The effect of result publicity on self-serving attributional bias —— a social comparison perspective
Shanshan Wen ()
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Shanshan Wen: Shenzhen University
Frontiers of Business Research in China, 2018, vol. 12, issue 1, 1-12
Abstract Self-serving bias suggests that people tend to attribute success to internal factors and attribute failure to external factors (Bradley, J Pers Soc Psychol 36:56–71,1978; Miller and Ross, Psychol Bull 82:213–225,1975). However, the results of the attribution of failure are not always consistent. Some studies have found that people attribute failure to external factors (Snyder, Stephan, & Rosenfileld, 1976) and others suggest that people attribute failure to internal factors (Ross et al., J Pers Soc Psychol 29:609–618,1974). I tested self-serving bias in two different contexts in mainland China: in one, test results were public (students had access to each other’s test results) and in the other, test results were private (students only had access to his/her own results). When a context triggers individuals to compare themselves to others, individuals may alter their attribution of failure in order to preserve their self-image and self-esteem. Data were analyzed by repeated measure ANOVA, and the results show that in a public context people tend to attribute failure more to external factors than to themselves. Also, results suggest that people attribute failure less to themselves in a public context than in a private context.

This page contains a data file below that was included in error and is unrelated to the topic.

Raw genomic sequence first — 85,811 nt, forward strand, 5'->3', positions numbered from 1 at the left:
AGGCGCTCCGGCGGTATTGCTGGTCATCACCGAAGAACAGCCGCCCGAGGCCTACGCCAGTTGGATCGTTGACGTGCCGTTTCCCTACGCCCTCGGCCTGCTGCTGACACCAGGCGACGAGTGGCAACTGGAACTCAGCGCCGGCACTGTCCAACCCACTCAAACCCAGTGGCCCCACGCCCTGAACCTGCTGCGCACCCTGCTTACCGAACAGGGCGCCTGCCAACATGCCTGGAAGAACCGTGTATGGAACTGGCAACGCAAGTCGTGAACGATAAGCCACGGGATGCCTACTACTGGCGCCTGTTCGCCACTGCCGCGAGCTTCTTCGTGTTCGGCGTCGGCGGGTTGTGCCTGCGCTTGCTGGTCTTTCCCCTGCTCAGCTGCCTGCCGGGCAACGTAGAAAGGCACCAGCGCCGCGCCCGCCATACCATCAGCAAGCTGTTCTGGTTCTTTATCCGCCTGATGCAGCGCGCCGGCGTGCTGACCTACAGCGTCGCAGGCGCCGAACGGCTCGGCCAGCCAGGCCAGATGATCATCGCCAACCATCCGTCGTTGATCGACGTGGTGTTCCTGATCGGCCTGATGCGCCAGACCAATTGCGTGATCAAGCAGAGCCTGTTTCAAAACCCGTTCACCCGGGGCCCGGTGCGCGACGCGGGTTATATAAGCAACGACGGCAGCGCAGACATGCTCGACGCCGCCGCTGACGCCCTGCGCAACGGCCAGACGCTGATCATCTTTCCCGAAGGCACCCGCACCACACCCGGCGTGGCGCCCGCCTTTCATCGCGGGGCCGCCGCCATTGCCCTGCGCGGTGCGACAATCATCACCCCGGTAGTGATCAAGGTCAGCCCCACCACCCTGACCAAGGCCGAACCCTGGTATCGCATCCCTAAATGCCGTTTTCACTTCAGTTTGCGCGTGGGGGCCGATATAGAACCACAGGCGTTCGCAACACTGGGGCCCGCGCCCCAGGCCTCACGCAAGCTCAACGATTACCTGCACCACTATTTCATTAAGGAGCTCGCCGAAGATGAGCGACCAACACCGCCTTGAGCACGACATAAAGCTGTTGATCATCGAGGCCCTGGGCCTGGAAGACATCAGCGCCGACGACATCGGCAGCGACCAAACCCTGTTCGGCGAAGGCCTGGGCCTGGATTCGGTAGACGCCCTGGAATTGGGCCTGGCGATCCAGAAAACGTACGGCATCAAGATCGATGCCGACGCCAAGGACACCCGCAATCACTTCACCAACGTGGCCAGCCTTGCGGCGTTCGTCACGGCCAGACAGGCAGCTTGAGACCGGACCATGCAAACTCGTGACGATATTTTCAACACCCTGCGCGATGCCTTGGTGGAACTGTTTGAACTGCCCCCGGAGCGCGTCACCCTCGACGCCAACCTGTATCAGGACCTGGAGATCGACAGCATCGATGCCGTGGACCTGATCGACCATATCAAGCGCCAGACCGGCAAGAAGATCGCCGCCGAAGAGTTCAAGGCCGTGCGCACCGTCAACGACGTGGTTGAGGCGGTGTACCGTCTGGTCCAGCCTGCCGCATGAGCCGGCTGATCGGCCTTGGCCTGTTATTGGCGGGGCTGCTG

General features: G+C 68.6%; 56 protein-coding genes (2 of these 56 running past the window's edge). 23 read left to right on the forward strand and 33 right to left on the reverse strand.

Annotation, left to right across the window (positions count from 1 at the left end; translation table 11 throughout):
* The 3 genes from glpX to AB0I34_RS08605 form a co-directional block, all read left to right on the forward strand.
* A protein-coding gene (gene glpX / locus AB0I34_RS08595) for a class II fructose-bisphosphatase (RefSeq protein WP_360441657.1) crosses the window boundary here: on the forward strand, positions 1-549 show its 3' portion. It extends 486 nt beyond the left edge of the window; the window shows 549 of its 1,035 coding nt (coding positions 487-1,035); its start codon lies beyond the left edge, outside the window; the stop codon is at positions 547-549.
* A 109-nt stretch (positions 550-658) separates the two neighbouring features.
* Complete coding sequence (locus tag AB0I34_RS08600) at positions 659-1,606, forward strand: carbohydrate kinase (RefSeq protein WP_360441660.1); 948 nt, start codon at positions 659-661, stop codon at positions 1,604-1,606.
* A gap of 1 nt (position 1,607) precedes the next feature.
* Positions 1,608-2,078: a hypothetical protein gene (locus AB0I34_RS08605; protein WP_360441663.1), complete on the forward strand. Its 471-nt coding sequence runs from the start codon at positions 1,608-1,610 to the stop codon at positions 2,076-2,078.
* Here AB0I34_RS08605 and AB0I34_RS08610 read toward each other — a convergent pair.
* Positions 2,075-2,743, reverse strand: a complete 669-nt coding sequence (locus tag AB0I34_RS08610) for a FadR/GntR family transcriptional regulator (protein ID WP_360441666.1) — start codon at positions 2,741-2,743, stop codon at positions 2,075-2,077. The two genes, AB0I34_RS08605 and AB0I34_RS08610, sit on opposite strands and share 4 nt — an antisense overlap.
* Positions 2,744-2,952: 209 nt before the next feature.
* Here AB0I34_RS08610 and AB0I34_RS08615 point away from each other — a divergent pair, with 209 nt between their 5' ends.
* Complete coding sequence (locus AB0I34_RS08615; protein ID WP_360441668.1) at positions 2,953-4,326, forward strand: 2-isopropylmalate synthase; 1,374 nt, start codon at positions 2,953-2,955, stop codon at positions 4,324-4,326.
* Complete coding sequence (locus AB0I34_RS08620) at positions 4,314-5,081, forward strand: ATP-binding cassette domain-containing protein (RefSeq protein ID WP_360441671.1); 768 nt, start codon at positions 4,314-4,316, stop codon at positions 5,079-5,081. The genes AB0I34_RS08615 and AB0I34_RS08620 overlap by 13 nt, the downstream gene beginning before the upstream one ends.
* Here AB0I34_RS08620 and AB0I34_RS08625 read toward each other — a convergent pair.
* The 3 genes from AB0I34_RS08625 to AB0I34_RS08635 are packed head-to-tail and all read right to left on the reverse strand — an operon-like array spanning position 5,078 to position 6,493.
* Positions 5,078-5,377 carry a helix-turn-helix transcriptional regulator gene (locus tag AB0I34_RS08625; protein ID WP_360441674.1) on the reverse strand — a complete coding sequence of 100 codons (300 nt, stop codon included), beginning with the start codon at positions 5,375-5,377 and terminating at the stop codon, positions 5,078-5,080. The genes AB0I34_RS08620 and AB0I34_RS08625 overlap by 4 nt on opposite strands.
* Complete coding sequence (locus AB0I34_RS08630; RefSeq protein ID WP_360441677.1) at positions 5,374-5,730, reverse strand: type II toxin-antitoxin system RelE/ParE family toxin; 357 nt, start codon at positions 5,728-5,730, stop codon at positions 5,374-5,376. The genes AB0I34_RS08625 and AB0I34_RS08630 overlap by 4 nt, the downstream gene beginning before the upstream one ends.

Keywords: Self-serving bias; Failure attribution; Success attribution; Public context; Private context; Internal attribution; External attribution (search for similar items in EconPapers)
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